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Aayan Khan - UAE's teenage record-breaker

The 16-year old broke Mohammad Amir's record to become the youngest to play at a men's T20 World Cup

Shashank Kishore
Shashank Kishore
When Aayan Khan was named in UAE's starting XI against Netherlands in Geelong, the Goa-born teenager broke Mohammad Amir's record and became the youngest to play in the men's T20 World Cup. He was just 16-years-and-335-days old.
It wasn't the perfect debut Aayan may have hoped for, but one that he and the UAE team will learn a lot from, especially after giving Netherlands a huge scare during their chase of 112.
Aayan is primarily a batting allrounder, but the presence of more established players pushed him down to No. 8. When he eventually took strike with nine balls to go, he had to give a stumbling innings some impetus; UAE had slipped from 91 for 2 to 104 for 6. Aayan managed five off seven balls and was dismissed off the penultimate delivery of the innings, trying to back away and carve one over extra cover.
With the ball, he delivered one over in the powerplay, largely holding his own with some thrifty wicket-to-wicket left-arm spin, barring one full toss that was swept to the square-leg boundary by Max O'Dowd. His dismissal of Colin Ackermann in his third over, when he induced a top edge to deep square leg, triggered a bit of panic in the Dutch camp. Aayan finished with figures of 3-0-15-1.
It was only Aayan's third T20I, having made his debut during Bangladesh's tour of the UAE in September this year. And CP Rizwan, his captain, believes Aayan can go a long way.
"He has a good head on his shoulders and reads the game really well," Rizwan said at the post-match press conference. "To be able to execute his skills in a World Cup game, I thought he bowled reasonably well. I'm sure there's a big future for him."
Aayan had moved to the UAE at the age of two in 2007. He idolises Hardik Pandya, and was inspired to play cricket when he watched India lift the 2011 World Cup. From taking throwdowns from his father Afzal, who played club cricket in Goa before migrating to the UAE to work at a bank, Aayan took baby steps at a more formal coaching set up in 2012. His rise has been swift since.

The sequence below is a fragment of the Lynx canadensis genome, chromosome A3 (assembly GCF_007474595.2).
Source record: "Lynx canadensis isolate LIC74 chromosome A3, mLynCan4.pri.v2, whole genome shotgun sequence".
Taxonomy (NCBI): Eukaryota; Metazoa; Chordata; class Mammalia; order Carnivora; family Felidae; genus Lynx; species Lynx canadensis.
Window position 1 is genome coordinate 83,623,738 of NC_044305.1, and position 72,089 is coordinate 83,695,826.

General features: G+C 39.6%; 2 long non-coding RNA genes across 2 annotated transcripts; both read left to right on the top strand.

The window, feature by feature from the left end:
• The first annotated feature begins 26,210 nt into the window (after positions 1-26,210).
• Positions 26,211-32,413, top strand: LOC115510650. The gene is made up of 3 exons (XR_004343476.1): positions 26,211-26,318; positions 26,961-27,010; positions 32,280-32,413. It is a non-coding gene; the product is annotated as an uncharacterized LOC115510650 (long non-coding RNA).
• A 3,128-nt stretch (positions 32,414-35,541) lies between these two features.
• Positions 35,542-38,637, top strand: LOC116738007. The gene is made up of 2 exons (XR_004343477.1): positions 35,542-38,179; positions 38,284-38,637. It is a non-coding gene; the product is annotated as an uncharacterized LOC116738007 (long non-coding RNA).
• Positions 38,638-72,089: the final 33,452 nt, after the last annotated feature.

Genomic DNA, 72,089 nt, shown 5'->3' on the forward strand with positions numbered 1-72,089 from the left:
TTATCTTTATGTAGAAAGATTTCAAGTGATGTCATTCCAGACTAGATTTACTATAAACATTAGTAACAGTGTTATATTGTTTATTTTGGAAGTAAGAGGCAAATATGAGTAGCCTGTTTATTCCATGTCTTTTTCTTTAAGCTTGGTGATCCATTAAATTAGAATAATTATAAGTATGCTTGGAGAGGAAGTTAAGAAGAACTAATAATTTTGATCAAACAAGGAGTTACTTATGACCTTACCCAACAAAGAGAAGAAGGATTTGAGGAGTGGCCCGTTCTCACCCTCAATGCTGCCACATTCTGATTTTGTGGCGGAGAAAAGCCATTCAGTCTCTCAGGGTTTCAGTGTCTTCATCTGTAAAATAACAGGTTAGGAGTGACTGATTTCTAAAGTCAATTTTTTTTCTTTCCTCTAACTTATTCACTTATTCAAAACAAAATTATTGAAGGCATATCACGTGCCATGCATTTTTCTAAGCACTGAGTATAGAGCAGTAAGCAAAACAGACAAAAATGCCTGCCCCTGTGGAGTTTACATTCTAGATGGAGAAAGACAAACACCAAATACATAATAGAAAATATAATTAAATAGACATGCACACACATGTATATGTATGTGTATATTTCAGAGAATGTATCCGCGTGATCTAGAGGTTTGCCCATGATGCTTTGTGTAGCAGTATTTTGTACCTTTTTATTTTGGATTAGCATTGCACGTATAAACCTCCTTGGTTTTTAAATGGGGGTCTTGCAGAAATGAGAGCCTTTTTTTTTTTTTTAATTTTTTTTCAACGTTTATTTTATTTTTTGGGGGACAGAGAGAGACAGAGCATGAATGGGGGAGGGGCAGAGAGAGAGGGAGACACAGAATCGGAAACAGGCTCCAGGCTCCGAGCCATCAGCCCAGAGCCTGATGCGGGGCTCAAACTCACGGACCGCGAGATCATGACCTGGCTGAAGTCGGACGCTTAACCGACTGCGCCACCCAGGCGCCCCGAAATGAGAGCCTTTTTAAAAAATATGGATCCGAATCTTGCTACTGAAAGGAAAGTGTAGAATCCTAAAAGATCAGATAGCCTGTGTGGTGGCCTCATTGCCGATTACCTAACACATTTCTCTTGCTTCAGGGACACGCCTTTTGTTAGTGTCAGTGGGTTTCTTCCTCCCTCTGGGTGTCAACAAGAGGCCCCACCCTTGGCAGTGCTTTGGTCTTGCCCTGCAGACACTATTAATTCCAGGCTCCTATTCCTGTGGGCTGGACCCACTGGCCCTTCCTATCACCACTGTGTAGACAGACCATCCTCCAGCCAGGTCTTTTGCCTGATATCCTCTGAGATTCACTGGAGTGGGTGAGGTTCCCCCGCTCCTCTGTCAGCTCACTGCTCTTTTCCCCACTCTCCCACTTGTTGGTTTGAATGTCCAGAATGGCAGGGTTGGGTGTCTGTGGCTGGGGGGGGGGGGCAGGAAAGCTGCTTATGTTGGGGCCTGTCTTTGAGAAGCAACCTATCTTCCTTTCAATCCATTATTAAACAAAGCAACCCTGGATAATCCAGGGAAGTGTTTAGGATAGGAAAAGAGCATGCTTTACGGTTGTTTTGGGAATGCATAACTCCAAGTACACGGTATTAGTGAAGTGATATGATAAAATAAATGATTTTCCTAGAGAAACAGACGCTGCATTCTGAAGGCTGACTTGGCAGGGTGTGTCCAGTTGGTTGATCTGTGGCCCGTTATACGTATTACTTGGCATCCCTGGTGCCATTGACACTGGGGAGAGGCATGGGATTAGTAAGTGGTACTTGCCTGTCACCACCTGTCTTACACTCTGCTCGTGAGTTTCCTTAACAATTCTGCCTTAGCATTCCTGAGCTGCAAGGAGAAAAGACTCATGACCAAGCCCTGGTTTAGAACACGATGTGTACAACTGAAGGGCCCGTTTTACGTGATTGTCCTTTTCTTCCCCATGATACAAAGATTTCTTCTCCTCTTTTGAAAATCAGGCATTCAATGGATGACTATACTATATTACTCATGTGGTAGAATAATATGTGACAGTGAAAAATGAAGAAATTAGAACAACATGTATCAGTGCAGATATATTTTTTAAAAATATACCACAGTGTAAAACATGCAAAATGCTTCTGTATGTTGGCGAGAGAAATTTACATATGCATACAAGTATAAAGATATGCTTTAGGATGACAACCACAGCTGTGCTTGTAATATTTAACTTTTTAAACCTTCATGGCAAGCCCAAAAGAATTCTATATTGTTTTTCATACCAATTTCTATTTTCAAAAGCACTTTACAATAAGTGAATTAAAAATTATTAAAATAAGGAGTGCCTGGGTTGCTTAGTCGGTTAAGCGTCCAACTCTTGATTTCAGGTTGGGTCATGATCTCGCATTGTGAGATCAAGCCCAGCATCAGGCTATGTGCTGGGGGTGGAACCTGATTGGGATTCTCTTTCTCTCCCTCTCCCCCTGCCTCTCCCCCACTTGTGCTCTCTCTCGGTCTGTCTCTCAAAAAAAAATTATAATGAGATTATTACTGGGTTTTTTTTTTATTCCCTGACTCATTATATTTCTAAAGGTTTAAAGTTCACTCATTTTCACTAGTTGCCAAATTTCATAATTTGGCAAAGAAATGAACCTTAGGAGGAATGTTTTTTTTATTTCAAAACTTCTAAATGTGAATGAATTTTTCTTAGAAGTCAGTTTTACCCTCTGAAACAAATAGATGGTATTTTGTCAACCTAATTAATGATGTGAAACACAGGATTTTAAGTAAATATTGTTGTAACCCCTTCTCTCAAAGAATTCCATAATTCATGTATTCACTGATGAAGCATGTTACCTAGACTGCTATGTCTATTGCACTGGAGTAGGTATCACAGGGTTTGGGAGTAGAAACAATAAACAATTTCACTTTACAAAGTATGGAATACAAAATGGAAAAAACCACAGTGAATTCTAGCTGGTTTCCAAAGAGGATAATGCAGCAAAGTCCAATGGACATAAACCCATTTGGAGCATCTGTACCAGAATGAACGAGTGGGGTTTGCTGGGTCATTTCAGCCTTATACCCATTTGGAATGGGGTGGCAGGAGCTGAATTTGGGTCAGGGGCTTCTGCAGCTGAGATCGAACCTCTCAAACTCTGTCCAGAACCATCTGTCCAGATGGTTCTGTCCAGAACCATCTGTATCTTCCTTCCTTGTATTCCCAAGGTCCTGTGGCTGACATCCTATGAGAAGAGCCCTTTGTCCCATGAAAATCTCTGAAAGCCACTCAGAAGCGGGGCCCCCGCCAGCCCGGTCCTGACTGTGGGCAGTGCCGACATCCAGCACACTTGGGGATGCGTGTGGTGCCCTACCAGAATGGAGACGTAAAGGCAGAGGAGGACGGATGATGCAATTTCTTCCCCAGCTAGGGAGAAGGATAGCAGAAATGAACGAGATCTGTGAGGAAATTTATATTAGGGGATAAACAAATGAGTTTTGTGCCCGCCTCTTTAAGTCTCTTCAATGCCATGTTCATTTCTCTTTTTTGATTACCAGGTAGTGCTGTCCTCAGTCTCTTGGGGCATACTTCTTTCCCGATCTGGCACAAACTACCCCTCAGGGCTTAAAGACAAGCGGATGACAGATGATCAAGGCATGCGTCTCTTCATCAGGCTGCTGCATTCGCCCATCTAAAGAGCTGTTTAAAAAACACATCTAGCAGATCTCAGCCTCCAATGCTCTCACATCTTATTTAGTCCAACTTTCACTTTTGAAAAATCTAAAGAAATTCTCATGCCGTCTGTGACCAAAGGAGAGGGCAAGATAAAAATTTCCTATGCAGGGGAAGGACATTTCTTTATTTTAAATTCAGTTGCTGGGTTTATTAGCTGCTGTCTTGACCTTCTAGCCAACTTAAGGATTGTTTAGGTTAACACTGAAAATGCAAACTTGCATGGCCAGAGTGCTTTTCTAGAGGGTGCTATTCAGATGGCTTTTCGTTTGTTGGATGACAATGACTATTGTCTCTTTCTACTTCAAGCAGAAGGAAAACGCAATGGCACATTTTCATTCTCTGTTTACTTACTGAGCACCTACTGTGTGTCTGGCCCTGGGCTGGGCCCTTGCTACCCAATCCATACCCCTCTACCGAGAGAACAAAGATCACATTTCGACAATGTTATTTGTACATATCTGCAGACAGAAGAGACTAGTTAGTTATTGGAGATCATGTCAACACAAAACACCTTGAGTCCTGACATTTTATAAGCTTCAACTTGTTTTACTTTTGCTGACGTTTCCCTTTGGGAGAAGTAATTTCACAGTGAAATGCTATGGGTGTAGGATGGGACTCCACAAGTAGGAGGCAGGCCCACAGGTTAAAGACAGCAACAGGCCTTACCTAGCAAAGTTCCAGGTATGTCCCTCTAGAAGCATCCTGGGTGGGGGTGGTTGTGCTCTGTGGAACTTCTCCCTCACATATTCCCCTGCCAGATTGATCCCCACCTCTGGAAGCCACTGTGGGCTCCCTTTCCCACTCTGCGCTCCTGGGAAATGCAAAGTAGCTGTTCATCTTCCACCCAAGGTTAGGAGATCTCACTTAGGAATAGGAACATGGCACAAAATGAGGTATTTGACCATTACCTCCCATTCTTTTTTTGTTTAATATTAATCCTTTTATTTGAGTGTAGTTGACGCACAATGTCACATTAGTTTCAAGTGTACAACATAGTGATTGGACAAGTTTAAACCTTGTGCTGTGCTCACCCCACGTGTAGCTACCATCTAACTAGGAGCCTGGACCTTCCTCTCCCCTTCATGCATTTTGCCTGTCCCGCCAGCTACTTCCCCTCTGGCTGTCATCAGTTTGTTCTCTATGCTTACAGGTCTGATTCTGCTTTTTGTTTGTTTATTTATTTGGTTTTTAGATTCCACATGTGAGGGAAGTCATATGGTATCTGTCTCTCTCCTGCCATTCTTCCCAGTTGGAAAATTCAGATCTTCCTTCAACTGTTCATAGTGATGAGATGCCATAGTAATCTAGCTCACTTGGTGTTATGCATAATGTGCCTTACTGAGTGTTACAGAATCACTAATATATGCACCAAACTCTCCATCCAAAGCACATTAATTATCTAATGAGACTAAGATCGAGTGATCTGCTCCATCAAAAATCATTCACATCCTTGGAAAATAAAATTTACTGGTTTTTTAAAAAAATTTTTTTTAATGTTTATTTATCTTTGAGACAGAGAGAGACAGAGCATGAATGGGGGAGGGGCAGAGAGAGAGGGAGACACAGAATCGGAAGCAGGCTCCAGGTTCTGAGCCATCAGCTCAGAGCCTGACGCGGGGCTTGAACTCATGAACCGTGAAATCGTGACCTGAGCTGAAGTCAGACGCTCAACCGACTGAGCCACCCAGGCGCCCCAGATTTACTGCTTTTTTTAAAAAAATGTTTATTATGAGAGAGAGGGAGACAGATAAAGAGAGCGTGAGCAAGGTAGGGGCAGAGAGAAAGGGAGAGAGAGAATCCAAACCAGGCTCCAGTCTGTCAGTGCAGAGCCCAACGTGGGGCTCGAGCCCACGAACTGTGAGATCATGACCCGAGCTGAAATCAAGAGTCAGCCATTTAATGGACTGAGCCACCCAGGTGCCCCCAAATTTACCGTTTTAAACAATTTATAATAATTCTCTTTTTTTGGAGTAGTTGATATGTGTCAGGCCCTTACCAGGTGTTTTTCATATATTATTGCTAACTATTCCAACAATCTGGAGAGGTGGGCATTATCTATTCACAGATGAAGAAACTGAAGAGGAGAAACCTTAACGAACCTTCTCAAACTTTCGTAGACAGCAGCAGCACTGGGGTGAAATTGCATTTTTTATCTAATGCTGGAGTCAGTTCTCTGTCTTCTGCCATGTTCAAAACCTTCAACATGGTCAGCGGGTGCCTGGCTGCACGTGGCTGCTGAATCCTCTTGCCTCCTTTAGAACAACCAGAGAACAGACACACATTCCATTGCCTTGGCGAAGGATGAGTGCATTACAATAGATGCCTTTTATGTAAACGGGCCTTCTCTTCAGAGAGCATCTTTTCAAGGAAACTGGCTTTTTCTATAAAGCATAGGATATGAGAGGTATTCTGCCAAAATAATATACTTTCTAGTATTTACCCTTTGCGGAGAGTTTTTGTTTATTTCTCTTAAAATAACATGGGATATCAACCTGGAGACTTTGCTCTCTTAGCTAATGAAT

Aayan writes and throws with his right hand but bowls with his left because his father had wanted him to bowl like Irfan Pathan. Aayan wasn't the tallest in his group, and so his coaches at Desert Cub worked on turning him into a spinner by showing him videos of Ravindra Jadeja.
As a ten-year old, he played at the Under-16 level, and graduated to club cricket and A division - the highest grade below the national team - at the age of 14. Since then, Aayan has been scoring big runs for Sharjah Fujairah Pacific Gymkhana. Earlier this year, he played a starring role by hitting 93 and being the Player of the Match in UAE's upset of West Indies at the Under-19 World Cup in the Caribbean, where they won the plate final.
Aayan's career has seen a surge in the last six months. In August, he was called up as part of UAE's reserves for the Asia Cup qualifiers in Oman. After UAE failed to make it to the main tournament, the selectors' search for a young allrounder led to Aayan getting a chance when Bangladesh toured the UAE for two T20Is.
Aayan scored 25 off 17 balls on debut to keep UAE in the chase until he was the ninth batter dismissed. They eventually fell short by seven runs.
The inaugural ILT20 - a six-team franchise competition - in the UAE this January also brings with it several possibilities, not least the chance to impress IPL owners and scouts. Now, while he is also lugging his school textbooks around Australia, Aayan could have two more opportunities against Sri Lanka and Namibia to show the world what he can do.

Shashank Kishore is a senior sub-editor at ESPNcricinfo